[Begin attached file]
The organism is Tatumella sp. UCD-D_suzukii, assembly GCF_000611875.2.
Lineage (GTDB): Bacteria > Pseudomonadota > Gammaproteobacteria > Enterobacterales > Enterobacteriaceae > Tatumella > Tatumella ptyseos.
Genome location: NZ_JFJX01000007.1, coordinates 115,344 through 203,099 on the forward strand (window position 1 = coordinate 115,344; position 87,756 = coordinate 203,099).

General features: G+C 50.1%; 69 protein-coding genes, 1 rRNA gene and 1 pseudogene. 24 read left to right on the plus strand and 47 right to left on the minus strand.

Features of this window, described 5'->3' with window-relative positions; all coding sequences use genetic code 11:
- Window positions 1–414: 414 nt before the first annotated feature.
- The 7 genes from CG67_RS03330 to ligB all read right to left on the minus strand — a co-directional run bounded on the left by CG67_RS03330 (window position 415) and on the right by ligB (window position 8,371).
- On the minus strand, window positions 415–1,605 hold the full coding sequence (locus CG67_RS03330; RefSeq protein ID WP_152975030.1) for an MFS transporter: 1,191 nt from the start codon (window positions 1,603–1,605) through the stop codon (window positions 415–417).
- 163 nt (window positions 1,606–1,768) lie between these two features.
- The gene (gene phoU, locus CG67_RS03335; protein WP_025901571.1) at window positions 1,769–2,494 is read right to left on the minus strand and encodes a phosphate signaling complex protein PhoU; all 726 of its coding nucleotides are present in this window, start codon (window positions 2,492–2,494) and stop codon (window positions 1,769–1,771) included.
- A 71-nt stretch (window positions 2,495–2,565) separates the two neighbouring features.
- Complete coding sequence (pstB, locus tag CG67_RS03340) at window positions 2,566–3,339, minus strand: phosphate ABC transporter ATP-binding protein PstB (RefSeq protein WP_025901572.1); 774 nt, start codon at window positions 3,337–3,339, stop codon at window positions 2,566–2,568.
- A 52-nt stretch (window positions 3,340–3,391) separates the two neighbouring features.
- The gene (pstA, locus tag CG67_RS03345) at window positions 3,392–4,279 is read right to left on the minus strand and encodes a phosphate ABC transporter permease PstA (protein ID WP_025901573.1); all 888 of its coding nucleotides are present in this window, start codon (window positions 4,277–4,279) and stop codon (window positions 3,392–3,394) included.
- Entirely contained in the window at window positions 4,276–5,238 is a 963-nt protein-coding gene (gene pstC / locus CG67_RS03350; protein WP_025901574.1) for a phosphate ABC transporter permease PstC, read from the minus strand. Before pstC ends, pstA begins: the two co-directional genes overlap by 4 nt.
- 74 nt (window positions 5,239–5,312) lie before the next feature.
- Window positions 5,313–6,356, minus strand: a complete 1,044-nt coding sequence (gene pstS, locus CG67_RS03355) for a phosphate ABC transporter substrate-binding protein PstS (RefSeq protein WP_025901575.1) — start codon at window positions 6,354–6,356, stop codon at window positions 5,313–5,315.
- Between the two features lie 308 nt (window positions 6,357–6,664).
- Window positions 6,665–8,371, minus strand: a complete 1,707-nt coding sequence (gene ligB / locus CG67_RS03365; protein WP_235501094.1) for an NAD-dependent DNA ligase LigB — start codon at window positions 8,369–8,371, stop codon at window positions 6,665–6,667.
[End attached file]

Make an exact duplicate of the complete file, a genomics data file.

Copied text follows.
The organism is Tatumella sp. UCD-D_suzukii, assembly GCF_000611875.2.
Lineage (GTDB): Bacteria > Pseudomonadota > Gammaproteobacteria > Enterobacterales > Enterobacteriaceae > Tatumella > Tatumella ptyseos.
Genome location: NZ_JFJX01000007.1, coordinates 115,344 through 203,099 on the forward strand (window position 1 = coordinate 115,344; position 87,756 = coordinate 203,099).

General features: G+C 50.1%; 69 protein-coding genes, 1 rRNA gene and 1 pseudogene. 24 read left to right on the plus strand and 47 right to left on the minus strand.

Features of this window, described 5'->3' with window-relative positions; all coding sequences use genetic code 11:
- Window positions 1–414: 414 nt before the first annotated feature.
- The 7 genes from CG67_RS03330 to ligB all read right to left on the minus strand — a co-directional run bounded on the left by CG67_RS03330 (window position 415) and on the right by ligB (window position 8,371).
- On the minus strand, window positions 415–1,605 hold the full coding sequence (locus CG67_RS03330; RefSeq protein ID WP_152975030.1) for an MFS transporter: 1,191 nt from the start codon (window positions 1,603–1,605) through the stop codon (window positions 415–417).
- 163 nt (window positions 1,606–1,768) lie between these two features.
- The gene (gene phoU, locus CG67_RS03335; protein WP_025901571.1) at window positions 1,769–2,494 is read right to left on the minus strand and encodes a phosphate signaling complex protein PhoU; all 726 of its coding nucleotides are present in this window, start codon (window positions 2,492–2,494) and stop codon (window positions 1,769–1,771) included.
- A 71-nt stretch (window positions 2,495–2,565) separates the two neighbouring features.
- Complete coding sequence (pstB, locus tag CG67_RS03340) at window positions 2,566–3,339, minus strand: phosphate ABC transporter ATP-binding protein PstB (RefSeq protein WP_025901572.1); 774 nt, start codon at window positions 3,337–3,339, stop codon at window positions 2,566–2,568.
- A 52-nt stretch (window positions 3,340–3,391) separates the two neighbouring features.
- The gene (pstA, locus tag CG67_RS03345) at window positions 3,392–4,279 is read right to left on the minus strand and encodes a phosphate ABC transporter permease PstA (protein ID WP_025901573.1); all 888 of its coding nucleotides are present in this window, start codon (window positions 4,277–4,279) and stop codon (window positions 3,392–3,394) included.
- Entirely contained in the window at window positions 4,276–5,238 is a 963-nt protein-coding gene (gene pstC / locus CG67_RS03350; protein WP_025901574.1) for a phosphate ABC transporter permease PstC, read from the minus strand. Before pstC ends, pstA begins: the two co-directional genes overlap by 4 nt.
- 74 nt (window positions 5,239–5,312) lie before the next feature.
- Window positions 5,313–6,356, minus strand: a complete 1,044-nt coding sequence (gene pstS, locus CG67_RS03355) for a phosphate ABC transporter substrate-binding protein PstS (RefSeq protein WP_025901575.1) — start codon at window positions 6,354–6,356, stop codon at window positions 5,313–5,315.
- Between the two features lie 308 nt (window positions 6,357–6,664).
- Window positions 6,665–8,371, minus strand: a complete 1,707-nt coding sequence (gene ligB / locus CG67_RS03365; protein WP_235501094.1) for an NAD-dependent DNA ligase LigB — start codon at window positions 8,369–8,371, stop codon at window positions 6,665–6,667.